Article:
Posts Tagged: Vietnam
“To read,” wrote E.M. Cioran, “is to let someone else do the work for you.” Indeed, David Kukoff has done extensive footwork collecting an array of varied experiences to give us an idea of what it was to live in LA during what might arguably be one of its most pivotal decades....more
Welcome to This Week in Books, where we highlight books just released by small and independent presses. Books have always been a symbol for and means of spreading knowledge and wisdom, and they are an important part of our toolkit in fighting for social justice....more
Hi there! We’re the two brunettes who hate sex. Sara-Kate hates sex because it’s too aerobic—she once sprained her foot. She lives in Kips Bay, loves candy, and wears exclusively rompers. Elisa Jordana hates sex because she abhors the human penis and all its functions....more
A self-described “actor’s director,” James Steven Sadwith has been writing, directing, and producing television movies, miniseries, and dramas for nearly three decades—and is perhaps best known for his work on the lives of Frank Sinatra and Elvis. But for Coming through the Rye, his first feature film for the big screen, Sadwith comes closer to home, chronicling in fictional form the journey he himself embarked upon as a youth....more
Tokyo’s Morioka Shoten stocks just one book. Shop owner Yoshiyuki Morioka selects a single book each week to sell in his austere boutique.
A new non-profit bookstore in Istanbul, Turkey seeks to focus on Arab culture and the refugee experience as a response to the increasing number of Syrian intellectuals migrating to the city....more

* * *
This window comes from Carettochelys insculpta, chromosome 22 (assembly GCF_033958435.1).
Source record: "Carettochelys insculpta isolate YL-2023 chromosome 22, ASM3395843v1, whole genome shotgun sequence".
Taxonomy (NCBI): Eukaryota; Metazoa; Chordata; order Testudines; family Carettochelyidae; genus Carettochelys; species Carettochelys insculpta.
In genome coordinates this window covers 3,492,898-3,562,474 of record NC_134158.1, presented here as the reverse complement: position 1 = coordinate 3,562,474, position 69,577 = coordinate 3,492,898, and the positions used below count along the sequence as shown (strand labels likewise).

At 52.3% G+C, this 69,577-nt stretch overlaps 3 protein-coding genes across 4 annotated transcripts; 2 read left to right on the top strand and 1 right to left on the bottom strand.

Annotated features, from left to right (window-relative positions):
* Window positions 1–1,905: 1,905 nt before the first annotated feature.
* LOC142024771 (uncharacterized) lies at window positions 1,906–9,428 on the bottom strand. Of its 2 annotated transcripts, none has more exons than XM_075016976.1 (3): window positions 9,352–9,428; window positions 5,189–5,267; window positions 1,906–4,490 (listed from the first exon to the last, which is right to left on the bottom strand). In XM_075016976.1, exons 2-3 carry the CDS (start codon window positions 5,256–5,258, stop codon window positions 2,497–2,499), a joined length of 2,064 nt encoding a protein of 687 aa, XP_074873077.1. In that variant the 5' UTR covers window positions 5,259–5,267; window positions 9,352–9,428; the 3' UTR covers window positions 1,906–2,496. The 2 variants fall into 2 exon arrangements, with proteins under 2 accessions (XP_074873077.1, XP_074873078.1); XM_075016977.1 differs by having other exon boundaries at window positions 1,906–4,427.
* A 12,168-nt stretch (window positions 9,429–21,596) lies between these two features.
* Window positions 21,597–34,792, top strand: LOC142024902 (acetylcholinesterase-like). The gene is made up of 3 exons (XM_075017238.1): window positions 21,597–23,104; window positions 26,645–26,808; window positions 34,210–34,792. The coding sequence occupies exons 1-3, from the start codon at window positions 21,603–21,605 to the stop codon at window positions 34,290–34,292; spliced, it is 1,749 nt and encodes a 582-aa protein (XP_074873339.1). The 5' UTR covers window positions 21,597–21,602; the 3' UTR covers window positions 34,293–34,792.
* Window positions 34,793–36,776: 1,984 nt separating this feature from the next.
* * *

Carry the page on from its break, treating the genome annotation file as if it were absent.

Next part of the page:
Over at the New Yorker, a journalist returns to what was almost the last town he ever reported on....more
For a smart writer, a ravaged future world also offers something like a perfect literary playground, a cleared field where everything from language to human psychology to social convention can be reconsidered and reframed, critiqued or reimagined.
The Millions reviews Quan Barry’s She Weeps Each Time You’re Born and looks at how it finds the post-apocalyptic future in the present of Vietnam....more
“But for more than thirty years, the manuscript languished in literary purgatory, while the author struggled to find an agent—not to mention a publisher—willing to take it on.
Published in April as a collaboration between the California-based small press El León Literary Arts and Grove/Atlantic, the book—at nearly 650 pages, including a glossary—owes its existence to people in disparate pockets of the publishing industry, as well as to the extraordinary persistence of its sixty-five-year-old author.”...more